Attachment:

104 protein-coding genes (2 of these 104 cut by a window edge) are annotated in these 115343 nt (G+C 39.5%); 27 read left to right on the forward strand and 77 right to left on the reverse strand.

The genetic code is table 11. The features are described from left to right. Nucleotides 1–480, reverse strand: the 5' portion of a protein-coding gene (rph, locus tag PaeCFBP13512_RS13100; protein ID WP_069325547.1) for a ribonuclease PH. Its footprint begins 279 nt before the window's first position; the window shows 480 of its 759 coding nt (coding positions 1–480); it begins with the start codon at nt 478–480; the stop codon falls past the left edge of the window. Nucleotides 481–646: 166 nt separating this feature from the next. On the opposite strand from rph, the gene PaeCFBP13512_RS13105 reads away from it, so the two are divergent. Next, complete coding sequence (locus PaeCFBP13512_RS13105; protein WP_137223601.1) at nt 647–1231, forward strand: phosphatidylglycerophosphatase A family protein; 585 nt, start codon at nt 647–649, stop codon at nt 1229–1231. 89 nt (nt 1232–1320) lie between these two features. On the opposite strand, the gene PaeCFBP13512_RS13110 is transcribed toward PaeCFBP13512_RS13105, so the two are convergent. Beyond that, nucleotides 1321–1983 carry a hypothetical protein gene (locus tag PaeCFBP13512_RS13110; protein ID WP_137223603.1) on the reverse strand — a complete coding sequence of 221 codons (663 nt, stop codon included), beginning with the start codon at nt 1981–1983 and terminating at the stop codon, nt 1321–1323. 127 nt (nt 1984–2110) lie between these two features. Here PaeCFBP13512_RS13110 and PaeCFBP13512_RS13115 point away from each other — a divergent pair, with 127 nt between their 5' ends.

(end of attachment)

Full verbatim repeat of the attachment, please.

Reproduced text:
104 protein-coding genes (2 of these 104 cut by a window edge) are annotated in these 115343 nt (G+C 39.5%); 27 read left to right on the forward strand and 77 right to left on the reverse strand.

The genetic code is table 11. The features are described from left to right. Nucleotides 1–480, reverse strand: the 5' portion of a protein-coding gene (rph, locus tag PaeCFBP13512_RS13100; protein ID WP_069325547.1) for a ribonuclease PH. Its footprint begins 279 nt before the window's first position; the window shows 480 of its 759 coding nt (coding positions 1–480); it begins with the start codon at nt 478–480; the stop codon falls past the left edge of the window. Nucleotides 481–646: 166 nt separating this feature from the next. On the opposite strand from rph, the gene PaeCFBP13512_RS13105 reads away from it, so the two are divergent. Next, complete coding sequence (locus PaeCFBP13512_RS13105; protein WP_137223601.1) at nt 647–1231, forward strand: phosphatidylglycerophosphatase A family protein; 585 nt, start codon at nt 647–649, stop codon at nt 1229–1231. 89 nt (nt 1232–1320) lie between these two features. On the opposite strand, the gene PaeCFBP13512_RS13110 is transcribed toward PaeCFBP13512_RS13105, so the two are convergent. Beyond that, nucleotides 1321–1983 carry a hypothetical protein gene (locus tag PaeCFBP13512_RS13110; protein ID WP_137223603.1) on the reverse strand — a complete coding sequence of 221 codons (663 nt, stop codon included), beginning with the start codon at nt 1981–1983 and terminating at the stop codon, nt 1321–1323. 127 nt (nt 1984–2110) lie between these two features. Here PaeCFBP13512_RS13110 and PaeCFBP13512_RS13115 point away from each other — a divergent pair, with 127 nt between their 5' ends.